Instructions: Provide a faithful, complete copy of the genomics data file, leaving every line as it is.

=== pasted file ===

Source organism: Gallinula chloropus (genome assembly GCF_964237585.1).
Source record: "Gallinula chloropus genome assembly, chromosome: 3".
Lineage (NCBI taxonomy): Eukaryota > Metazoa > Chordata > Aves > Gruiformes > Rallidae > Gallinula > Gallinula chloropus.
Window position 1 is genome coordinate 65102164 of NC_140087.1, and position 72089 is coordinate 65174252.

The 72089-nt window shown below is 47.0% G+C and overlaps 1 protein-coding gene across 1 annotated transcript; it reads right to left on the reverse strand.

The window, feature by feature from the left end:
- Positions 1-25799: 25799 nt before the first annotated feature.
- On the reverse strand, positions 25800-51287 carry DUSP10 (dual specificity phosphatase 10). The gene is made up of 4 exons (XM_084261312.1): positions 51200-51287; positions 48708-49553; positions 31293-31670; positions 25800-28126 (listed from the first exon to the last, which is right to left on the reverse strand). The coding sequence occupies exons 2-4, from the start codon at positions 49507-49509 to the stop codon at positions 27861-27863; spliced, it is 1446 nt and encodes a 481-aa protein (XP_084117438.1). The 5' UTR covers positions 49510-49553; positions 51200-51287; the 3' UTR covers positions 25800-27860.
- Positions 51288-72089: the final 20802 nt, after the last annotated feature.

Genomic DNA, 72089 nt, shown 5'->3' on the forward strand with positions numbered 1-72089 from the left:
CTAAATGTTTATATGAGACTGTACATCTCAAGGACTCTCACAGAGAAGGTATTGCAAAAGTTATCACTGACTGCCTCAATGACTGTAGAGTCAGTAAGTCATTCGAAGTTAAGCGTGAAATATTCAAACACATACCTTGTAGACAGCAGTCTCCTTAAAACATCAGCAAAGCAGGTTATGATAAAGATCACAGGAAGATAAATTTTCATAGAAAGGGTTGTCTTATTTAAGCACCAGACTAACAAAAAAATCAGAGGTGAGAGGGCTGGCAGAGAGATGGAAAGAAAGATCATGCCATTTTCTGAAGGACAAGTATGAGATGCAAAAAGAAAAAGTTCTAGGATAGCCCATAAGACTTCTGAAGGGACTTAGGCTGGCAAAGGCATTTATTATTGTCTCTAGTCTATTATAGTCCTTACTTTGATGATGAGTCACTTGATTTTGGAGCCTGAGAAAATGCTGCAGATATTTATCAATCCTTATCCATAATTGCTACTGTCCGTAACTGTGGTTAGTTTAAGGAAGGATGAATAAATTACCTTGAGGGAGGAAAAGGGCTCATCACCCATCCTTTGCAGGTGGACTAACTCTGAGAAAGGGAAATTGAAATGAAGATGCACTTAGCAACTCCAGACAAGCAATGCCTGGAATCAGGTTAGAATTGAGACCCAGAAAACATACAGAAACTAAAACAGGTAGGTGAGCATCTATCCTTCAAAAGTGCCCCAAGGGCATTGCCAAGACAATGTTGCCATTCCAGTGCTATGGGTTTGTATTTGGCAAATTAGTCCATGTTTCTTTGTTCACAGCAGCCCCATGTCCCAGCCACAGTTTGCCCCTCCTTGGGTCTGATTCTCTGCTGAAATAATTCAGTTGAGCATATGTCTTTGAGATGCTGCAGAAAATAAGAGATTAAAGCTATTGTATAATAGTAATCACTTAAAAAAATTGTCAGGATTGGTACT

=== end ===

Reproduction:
Source organism: Gallinula chloropus (genome assembly GCF_964237585.1).
Source record: "Gallinula chloropus genome assembly, chromosome: 3".
Lineage (NCBI taxonomy): Eukaryota > Metazoa > Chordata > Aves > Gruiformes > Rallidae > Gallinula > Gallinula chloropus.
Window position 1 is genome coordinate 65102164 of NC_140087.1, and position 72089 is coordinate 65174252.

The 72089-nt window shown below is 47.0% G+C and overlaps 1 protein-coding gene across 1 annotated transcript; it reads right to left on the reverse strand.

The window, feature by feature from the left end:
- Positions 1-25799: 25799 nt before the first annotated feature.
- On the reverse strand, positions 25800-51287 carry DUSP10 (dual specificity phosphatase 10). The gene is made up of 4 exons (XM_084261312.1): positions 51200-51287; positions 48708-49553; positions 31293-31670; positions 25800-28126 (listed from the first exon to the last, which is right to left on the reverse strand). The coding sequence occupies exons 2-4, from the start codon at positions 49507-49509 to the stop codon at positions 27861-27863; spliced, it is 1446 nt and encodes a 481-aa protein (XP_084117438.1). The 5' UTR covers positions 49510-49553; positions 51200-51287; the 3' UTR covers positions 25800-27860.
- Positions 51288-72089: the final 20802 nt, after the last annotated feature.

Genomic DNA, 72089 nt, shown 5'->3' on the forward strand with positions numbered 1-72089 from the left:
CTAAATGTTTATATGAGACTGTACATCTCAAGGACTCTCACAGAGAAGGTATTGCAAAAGTTATCACTGACTGCCTCAATGACTGTAGAGTCAGTAAGTCATTCGAAGTTAAGCGTGAAATATTCAAACACATACCTTGTAGACAGCAGTCTCCTTAAAACATCAGCAAAGCAGGTTATGATAAAGATCACAGGAAGATAAATTTTCATAGAAAGGGTTGTCTTATTTAAGCACCAGACTAACAAAAAAATCAGAGGTGAGAGGGCTGGCAGAGAGATGGAAAGAAAGATCATGCCATTTTCTGAAGGACAAGTATGAGATGCAAAAAGAAAAAGTTCTAGGATAGCCCATAAGACTTCTGAAGGGACTTAGGCTGGCAAAGGCATTTATTATTGTCTCTAGTCTATTATAGTCCTTACTTTGATGATGAGTCACTTGATTTTGGAGCCTGAGAAAATGCTGCAGATATTTATCAATCCTTATCCATAATTGCTACTGTCCGTAACTGTGGTTAGTTTAAGGAAGGATGAATAAATTACCTTGAGGGAGGAAAAGGGCTCATCACCCATCCTTTGCAGGTGGACTAACTCTGAGAAAGGGAAATTGAAATGAAGATGCACTTAGCAACTCCAGACAAGCAATGCCTGGAATCAGGTTAGAATTGAGACCCAGAAAACATACAGAAACTAAAACAGGTAGGTGAGCATCTATCCTTCAAAAGTGCCCCAAGGGCATTGCCAAGACAATGTTGCCATTCCAGTGCTATGGGTTTGTATTTGGCAAATTAGTCCATGTTTCTTTGTTCACAGCAGCCCCATGTCCCAGCCACAGTTTGCCCCTCCTTGGGTCTGATTCTCTGCTGAAATAATTCAGTTGAGCATATGTCTTTGAGATGCTGCAGAAAATAAGAGATTAAAGCTATTGTATAATAGTAATCACTTAAAAAAATTGTCAGGATTGGTACT